Linguistic communities are interpretative -- they have shared frameworks and strategies to fix the meaning of what is experienced through senses or communicated through language. India presents one such interpretative community in which the three major contending schools of thought -- the Brahmins, the Buddhists and the Jains -- flourished and 'fought'. The presence of a strong interpretative tradition suggests the existence of texts and issues that are perennially important and also a certain freedom of mind that the community has enjoyed and guaranteed.
The present study is perhaps the first comprehensive analysis of this tradition concerned with the problems of determining meaning in verbal texts. It examines the nature of the texts and the typology of textual situations in response to which a system of interpretation developed and became a shared mode of interpretation, the Shastra-Paddhati. It sets up several typologies -- of meaning, of textual situations and of the interpretative strategies. The book then investigates the instruments of interpretation, verbal testimony, sarvabhauma siddhanta (the meta-principle), sangati (coherence), paribhasha (metarules), laukika-nyaya (common principles of judgement), vyakarana (grammar), nirvacana, (exposition or etymology) and verbal symbolism and illustrates the use that is made of them in different kinds of texts, shruti, smriti and kavya, and by different exegetes such as Shankara.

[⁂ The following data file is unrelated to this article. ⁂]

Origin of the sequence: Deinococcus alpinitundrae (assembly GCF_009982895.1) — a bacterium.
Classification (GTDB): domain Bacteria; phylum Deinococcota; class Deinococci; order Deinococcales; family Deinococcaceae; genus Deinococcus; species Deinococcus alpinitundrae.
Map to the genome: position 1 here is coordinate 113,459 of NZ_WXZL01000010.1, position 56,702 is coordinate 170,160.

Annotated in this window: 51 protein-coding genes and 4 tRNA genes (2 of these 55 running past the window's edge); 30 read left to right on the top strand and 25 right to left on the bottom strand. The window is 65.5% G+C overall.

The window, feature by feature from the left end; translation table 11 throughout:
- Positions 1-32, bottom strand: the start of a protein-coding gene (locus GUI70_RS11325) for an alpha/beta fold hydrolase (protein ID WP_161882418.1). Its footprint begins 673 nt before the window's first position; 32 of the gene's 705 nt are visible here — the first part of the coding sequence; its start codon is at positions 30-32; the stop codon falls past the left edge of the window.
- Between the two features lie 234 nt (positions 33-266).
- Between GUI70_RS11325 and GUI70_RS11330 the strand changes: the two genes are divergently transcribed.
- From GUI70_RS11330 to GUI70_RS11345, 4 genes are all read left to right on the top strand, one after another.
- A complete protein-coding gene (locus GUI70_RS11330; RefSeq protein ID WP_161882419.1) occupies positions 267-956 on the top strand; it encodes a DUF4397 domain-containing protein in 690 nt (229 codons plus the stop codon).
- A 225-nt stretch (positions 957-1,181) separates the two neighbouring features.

At a time of resurgence of interest in the Indian intellectual traditions in grammar, philosophy, logic, theories of meaning and poetics and as part of a transdisciplinary search for abstract structures of knowledge this book should be of interest to students and scholars of Indian languages, linguistics, semiotics and literatures and generate lively intellectual controversy among scholars and motivate further research and study in these areas.